The Michigan Lesson Montana May Have Learned
"Even good governments are tempted to bend the rules, but we should all be glad when the rules are good and are there for a good reason."
The history of Montana’s state constitutions is a colorful one. Though I can’t prove it, I think Montanans may have learned an important lesson from the early history of the state in which I lived for 30 years, Michigan.
Montana’s first constitution was drafted in 1866 but according to the website of the state’s Supreme Court, it was lost on the way to the printer and never voted on by the people. A second one was ratified in 1884, to be replaced five years later by the 1889 version, which opened the door to statehood that same year. That one lasted until 1972, when a streamlined one that governs the state today was adopted.
The Michigan lesson is all about state subsidies for economic development. Upon Michigan becoming a state in 1837, its 26-year-old governor decided people wouldn’t move there unless government spent heavily on “infrastructure” first. He got it backwards. Private entrepreneurs invest in projects they think consumers will ultimately patronize but politicians prefer the pomp and circumstance of ribbon-cuttings, no matter what happens later. Where do we see the greatest waste and misallocation of resources—in the private or public sectors? Obvious, isn’t it?
Michigan’s state government dumped $350,000 (equivalent to millions today) into a canal that never generated more than $91.00 in income. Then it threw a small fortune into railroads. Legislators demanded railroad stations in their districts, so the routes ended up in zig-zag fashion instead of anything resembling a straight line. None of the subsidized railroads made any money; all were abandoned or sold off for a fraction of the government’s investments. Then in 1851, Michigan voters approved a new constitution by a wide margin. It expressly forbade the state from owning or subsidizing such projects, paving the way for private enterprise to do the job.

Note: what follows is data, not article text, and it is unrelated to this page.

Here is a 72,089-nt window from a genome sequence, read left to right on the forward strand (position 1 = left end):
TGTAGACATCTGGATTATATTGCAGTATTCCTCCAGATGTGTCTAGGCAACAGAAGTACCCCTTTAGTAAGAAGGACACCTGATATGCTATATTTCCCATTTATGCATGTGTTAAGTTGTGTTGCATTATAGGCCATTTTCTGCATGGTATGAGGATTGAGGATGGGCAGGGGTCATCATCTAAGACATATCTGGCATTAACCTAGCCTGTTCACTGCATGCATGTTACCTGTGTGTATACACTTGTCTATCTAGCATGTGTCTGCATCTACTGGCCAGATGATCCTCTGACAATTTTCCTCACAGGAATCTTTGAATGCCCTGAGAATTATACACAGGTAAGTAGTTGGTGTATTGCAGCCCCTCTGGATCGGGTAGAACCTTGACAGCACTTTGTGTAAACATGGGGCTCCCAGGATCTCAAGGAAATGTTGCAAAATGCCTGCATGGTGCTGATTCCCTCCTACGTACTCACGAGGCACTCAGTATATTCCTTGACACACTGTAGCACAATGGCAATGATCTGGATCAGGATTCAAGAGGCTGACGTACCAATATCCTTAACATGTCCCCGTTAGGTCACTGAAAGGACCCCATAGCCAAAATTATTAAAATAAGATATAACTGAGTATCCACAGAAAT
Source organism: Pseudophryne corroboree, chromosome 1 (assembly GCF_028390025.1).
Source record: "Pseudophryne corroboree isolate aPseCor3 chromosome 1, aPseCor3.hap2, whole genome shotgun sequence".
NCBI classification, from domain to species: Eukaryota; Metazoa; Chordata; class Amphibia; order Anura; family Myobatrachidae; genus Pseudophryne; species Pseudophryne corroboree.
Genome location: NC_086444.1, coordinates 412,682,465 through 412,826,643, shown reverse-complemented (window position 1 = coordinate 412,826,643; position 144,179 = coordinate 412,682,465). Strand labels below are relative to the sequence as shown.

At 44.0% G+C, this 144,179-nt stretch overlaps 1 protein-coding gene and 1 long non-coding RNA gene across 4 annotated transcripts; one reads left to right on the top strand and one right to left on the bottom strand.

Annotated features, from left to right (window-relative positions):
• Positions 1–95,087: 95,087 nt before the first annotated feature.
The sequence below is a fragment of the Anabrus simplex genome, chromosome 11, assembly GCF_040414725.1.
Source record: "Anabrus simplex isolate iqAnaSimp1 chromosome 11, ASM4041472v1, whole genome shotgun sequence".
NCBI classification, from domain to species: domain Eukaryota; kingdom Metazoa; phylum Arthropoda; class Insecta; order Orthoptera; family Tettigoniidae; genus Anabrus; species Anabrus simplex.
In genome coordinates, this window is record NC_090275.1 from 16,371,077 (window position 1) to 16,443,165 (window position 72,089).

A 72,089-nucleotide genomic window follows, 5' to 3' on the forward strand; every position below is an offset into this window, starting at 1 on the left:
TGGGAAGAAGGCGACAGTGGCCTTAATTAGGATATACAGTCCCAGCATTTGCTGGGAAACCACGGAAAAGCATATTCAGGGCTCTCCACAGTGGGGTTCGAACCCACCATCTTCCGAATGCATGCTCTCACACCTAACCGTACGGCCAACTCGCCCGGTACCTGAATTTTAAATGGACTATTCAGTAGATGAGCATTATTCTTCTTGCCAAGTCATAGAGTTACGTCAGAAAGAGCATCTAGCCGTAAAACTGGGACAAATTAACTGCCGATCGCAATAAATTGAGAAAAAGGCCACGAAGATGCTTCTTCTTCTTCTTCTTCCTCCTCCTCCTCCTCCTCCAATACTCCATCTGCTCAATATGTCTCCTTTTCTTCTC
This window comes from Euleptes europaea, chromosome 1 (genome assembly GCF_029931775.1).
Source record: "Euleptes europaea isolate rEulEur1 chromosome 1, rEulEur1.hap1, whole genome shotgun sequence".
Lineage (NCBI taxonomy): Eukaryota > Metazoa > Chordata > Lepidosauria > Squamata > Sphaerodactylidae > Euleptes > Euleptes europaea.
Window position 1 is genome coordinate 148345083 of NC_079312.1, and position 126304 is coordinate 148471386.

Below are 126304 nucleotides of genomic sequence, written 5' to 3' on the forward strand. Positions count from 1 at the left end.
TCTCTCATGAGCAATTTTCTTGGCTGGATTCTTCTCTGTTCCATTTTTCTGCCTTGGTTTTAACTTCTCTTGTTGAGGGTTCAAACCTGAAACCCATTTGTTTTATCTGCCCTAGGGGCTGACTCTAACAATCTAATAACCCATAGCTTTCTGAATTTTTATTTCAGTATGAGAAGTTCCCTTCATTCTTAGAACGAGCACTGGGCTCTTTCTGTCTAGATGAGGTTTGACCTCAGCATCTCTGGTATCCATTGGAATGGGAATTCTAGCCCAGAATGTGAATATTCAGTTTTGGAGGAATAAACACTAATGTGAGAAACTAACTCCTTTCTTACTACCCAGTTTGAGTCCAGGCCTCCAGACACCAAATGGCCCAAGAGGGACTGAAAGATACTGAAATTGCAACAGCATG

All three of the constitutions that earned the approval of Montana’s citizens included provisions that may have been inspired by the painful failures of activist governments like Michigan’s. It was clear that Montanans wanted a bright line between business and government.
The 1884 Montana Constitution declared that “No appropriation shall be made for charitable, industrial, educational or benevolent purposes to any person, corporation or community not under the absolute control of the State.” It also prohibited the legislature from making loans to or incurring debts for the construction of railroads. Another provision expressly forbade the legislature from making “any donation, or grant to by subsidy or otherwise” any company or corporation. Section 10 of Article XVI even made it illegal for a sitting legislator to receive a free ticket on a train.
The Montana Constitution of 1889 said it in fewer words, but the sentiment was clear. Article V, Section 26 declared that the legislature “shall not pass local or special laws” that would grant any individual or group or company any “exclusive privilege, immunity or franchise whatever.” Section 35 outlawed any appropriation for such purposes.
Fifty years ago—in 1972—Montanans sent delegates to a convention to write a new Constitution. They created a document of half the verbiage of the previous Constitution, but one familiar line shows up in Article V, Section 11: “No appropriation shall be made for religious, charitable, industrial, educational, or benevolent purposes to any private individual, private association, or private corporation not under control of the state.”
I’ve always believed that the biggest dangers of government are mission creep and creeps on a mission. Even good governments are tempted to bend the rules, but we should all be glad when the rules are good and are there for a good reason.
Lawrence W. Reed writes a monthly column for the Frontier Institute in Helena, on whose board he serves. He is president emeritus of the Foundation for Economic Education and blogs at www.lawrencewreed.com.